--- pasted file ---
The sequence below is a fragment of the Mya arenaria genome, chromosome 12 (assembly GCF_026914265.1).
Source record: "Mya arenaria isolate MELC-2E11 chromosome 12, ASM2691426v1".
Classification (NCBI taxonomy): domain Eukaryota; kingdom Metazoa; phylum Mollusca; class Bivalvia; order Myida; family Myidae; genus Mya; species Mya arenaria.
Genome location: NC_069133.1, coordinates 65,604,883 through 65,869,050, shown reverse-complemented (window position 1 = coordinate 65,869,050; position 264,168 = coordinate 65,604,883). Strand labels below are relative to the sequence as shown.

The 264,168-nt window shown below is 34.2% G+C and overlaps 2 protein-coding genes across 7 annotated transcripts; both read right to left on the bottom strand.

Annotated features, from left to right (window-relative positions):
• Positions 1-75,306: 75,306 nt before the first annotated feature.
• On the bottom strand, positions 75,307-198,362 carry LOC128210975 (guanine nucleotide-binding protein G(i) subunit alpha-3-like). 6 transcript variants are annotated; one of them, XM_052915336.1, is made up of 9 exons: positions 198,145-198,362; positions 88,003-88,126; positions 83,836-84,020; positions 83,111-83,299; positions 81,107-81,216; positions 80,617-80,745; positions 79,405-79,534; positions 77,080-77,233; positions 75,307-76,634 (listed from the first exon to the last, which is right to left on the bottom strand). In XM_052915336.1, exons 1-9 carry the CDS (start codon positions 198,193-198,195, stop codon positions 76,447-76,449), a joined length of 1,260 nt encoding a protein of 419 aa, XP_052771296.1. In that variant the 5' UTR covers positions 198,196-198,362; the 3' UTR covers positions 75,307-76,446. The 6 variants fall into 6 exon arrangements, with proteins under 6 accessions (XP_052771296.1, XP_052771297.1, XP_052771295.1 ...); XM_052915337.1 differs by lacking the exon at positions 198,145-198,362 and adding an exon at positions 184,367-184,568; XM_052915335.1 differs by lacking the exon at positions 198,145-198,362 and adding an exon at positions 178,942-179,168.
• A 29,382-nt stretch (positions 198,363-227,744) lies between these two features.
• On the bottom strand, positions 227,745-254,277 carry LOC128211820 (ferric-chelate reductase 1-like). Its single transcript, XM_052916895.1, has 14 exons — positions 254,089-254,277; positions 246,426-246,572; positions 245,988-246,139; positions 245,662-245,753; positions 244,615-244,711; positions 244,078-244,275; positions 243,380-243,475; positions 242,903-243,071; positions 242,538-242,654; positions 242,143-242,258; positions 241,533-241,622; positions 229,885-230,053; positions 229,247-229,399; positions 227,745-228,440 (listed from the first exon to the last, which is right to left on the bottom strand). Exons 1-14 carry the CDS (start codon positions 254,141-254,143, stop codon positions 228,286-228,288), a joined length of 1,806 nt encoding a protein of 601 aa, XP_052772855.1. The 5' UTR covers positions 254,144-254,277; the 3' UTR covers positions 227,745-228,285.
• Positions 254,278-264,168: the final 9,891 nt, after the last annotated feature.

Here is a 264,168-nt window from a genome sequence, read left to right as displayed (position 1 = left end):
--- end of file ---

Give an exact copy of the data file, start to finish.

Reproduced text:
The sequence below is a fragment of the Mya arenaria genome, chromosome 12 (assembly GCF_026914265.1).
Source record: "Mya arenaria isolate MELC-2E11 chromosome 12, ASM2691426v1".
Classification (NCBI taxonomy): domain Eukaryota; kingdom Metazoa; phylum Mollusca; class Bivalvia; order Myida; family Myidae; genus Mya; species Mya arenaria.
Genome location: NC_069133.1, coordinates 65,604,883 through 65,869,050, shown reverse-complemented (window position 1 = coordinate 65,869,050; position 264,168 = coordinate 65,604,883). Strand labels below are relative to the sequence as shown.

The 264,168-nt window shown below is 34.2% G+C and overlaps 2 protein-coding genes across 7 annotated transcripts; both read right to left on the bottom strand.

Annotated features, from left to right (window-relative positions):
• Positions 1-75,306: 75,306 nt before the first annotated feature.
• On the bottom strand, positions 75,307-198,362 carry LOC128210975 (guanine nucleotide-binding protein G(i) subunit alpha-3-like). 6 transcript variants are annotated; one of them, XM_052915336.1, is made up of 9 exons: positions 198,145-198,362; positions 88,003-88,126; positions 83,836-84,020; positions 83,111-83,299; positions 81,107-81,216; positions 80,617-80,745; positions 79,405-79,534; positions 77,080-77,233; positions 75,307-76,634 (listed from the first exon to the last, which is right to left on the bottom strand). In XM_052915336.1, exons 1-9 carry the CDS (start codon positions 198,193-198,195, stop codon positions 76,447-76,449), a joined length of 1,260 nt encoding a protein of 419 aa, XP_052771296.1. In that variant the 5' UTR covers positions 198,196-198,362; the 3' UTR covers positions 75,307-76,446. The 6 variants fall into 6 exon arrangements, with proteins under 6 accessions (XP_052771296.1, XP_052771297.1, XP_052771295.1 ...); XM_052915337.1 differs by lacking the exon at positions 198,145-198,362 and adding an exon at positions 184,367-184,568; XM_052915335.1 differs by lacking the exon at positions 198,145-198,362 and adding an exon at positions 178,942-179,168.
• A 29,382-nt stretch (positions 198,363-227,744) lies between these two features.
• On the bottom strand, positions 227,745-254,277 carry LOC128211820 (ferric-chelate reductase 1-like). Its single transcript, XM_052916895.1, has 14 exons — positions 254,089-254,277; positions 246,426-246,572; positions 245,988-246,139; positions 245,662-245,753; positions 244,615-244,711; positions 244,078-244,275; positions 243,380-243,475; positions 242,903-243,071; positions 242,538-242,654; positions 242,143-242,258; positions 241,533-241,622; positions 229,885-230,053; positions 229,247-229,399; positions 227,745-228,440 (listed from the first exon to the last, which is right to left on the bottom strand). Exons 1-14 carry the CDS (start codon positions 254,141-254,143, stop codon positions 228,286-228,288), a joined length of 1,806 nt encoding a protein of 601 aa, XP_052772855.1. The 5' UTR covers positions 254,144-254,277; the 3' UTR covers positions 227,745-228,285.
• Positions 254,278-264,168: the final 9,891 nt, after the last annotated feature.

Here is a 264,168-nt window from a genome sequence, read left to right as displayed (position 1 = left end):